Record wind gust speeds helped rapid spread of Attica fires, scientist says
Exceptional conditions with gusts of wind that reached record speeds of up to 120 km per hour were at least partly to blame for the devastation inflicted by the recent fires in Attica, the head of the National Observatory of Athens and professor of astronomy Manolis Plionis told the Athens-Macedonian News Agency’s radio station “Praktorio 104.9 FM’ on Wednesday.
“The high wind gust speeds certainly created the conditions for its rapid advance and spread,” Plionis said, reporting on the measurements taken by the 48 meteorological stations in Attica on Monday. “We measured the gusts in the wider area and what we saw when we analysed the data was that there were truly high wind gust speeds. In some of our stations, at the Isthmus, Kaparelli in Viotia, on Parnitha and Penteli, in Ano Liosia and in Neos Kosmos these gusts were the highest that have been recorded in eight years that we have weather stations in these areas.”
They could well hold the record for a longer period, he pointed out, but it is impossible to know because the weather stations have only been there for eight years. The conditions that had prevailed while the fires burned were exceptional, according to Plionis, with gale-force west-northwesterly winds that lasted from noon until 22:00 at night.
“The average wind speed was about 65 km an hour – we did not measure this on the ground in Beaufort but the equivalent is about 7 Beaufort on average – but the peculiarity of these winds was that there were many gusts, strong gusts that reached up to 120 km an hour. Here the equivalent in Beaufort is 12. The gusts were momentary but it is these that do the damage and create conditions for [the fire to] spread,” he said.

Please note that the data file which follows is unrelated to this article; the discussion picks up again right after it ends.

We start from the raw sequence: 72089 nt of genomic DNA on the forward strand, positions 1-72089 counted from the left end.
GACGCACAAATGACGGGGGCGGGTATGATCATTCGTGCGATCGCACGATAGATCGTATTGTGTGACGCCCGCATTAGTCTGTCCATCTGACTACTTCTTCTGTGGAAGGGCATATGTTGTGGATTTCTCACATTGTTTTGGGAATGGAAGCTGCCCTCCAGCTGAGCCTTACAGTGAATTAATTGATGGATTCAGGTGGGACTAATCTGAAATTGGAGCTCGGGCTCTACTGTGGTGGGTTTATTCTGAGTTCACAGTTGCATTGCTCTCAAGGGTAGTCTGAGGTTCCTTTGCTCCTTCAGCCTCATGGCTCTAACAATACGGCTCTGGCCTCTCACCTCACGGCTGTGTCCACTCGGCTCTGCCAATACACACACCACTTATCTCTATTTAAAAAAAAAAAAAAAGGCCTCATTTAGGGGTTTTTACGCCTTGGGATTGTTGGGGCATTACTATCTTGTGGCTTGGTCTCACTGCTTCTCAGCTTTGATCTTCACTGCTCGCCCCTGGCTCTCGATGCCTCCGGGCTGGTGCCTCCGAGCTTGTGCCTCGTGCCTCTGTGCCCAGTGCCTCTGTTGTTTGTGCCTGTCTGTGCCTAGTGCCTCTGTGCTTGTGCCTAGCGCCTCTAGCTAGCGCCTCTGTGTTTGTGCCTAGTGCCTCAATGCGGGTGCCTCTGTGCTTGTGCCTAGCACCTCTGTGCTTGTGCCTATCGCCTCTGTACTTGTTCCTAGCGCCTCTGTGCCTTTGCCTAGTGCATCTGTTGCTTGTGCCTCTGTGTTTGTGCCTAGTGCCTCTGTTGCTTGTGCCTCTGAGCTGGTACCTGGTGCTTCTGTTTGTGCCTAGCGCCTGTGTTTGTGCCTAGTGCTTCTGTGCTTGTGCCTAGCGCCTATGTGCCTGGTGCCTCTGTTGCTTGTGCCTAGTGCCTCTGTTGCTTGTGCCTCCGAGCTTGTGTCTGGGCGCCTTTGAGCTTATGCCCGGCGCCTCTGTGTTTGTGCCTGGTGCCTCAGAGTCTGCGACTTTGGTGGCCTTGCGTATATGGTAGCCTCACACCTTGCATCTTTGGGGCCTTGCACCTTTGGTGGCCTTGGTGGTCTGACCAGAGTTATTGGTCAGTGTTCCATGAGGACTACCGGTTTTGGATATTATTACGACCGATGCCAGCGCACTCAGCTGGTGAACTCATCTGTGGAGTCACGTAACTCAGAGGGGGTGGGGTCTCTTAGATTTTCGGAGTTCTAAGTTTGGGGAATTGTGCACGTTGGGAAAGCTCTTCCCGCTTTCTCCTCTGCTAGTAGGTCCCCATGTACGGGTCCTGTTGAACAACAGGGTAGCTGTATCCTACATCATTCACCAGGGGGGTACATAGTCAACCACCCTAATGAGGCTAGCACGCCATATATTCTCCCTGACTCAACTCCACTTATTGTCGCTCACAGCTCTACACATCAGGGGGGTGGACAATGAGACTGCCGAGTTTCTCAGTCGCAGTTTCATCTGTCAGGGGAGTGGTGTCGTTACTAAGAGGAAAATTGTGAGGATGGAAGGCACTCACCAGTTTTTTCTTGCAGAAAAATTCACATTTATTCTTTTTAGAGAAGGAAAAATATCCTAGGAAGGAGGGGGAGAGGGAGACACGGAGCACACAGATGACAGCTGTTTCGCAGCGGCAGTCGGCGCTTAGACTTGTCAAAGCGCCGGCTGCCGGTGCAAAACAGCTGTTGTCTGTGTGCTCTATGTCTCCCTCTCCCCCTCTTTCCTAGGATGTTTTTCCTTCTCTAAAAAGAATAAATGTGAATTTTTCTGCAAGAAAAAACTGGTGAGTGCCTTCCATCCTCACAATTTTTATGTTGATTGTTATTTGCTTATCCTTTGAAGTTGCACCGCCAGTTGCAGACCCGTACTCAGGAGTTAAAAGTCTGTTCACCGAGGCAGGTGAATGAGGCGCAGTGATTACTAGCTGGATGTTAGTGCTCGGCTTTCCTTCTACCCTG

Asked whether wind gust speeds can be predicted, the professor noted that forecasts were better at predicting average wind speeds.
He also spoke about programmes for predicting, recording and monitoring fires and natural disasters being implemented by the national observatory in collaboration with the Athens University’s Environment Physics Department, reporting encouraging results, with the system successfully predicting the development of the Kineta fire as this occurred in real time.
Once the programme was certified and operational, Plionis said, it would be handed over for use by the state in the next six months, so that fire fighters can predict how the fire will unfold and which direction the flames will take in order to range their forces accordingly.
He also explained the operation of the FireHub system developed by the observatory that uses satellite images in order to pinpoint sources of fire through Greece at five-minute intervals and alert the fire brigade when fires started.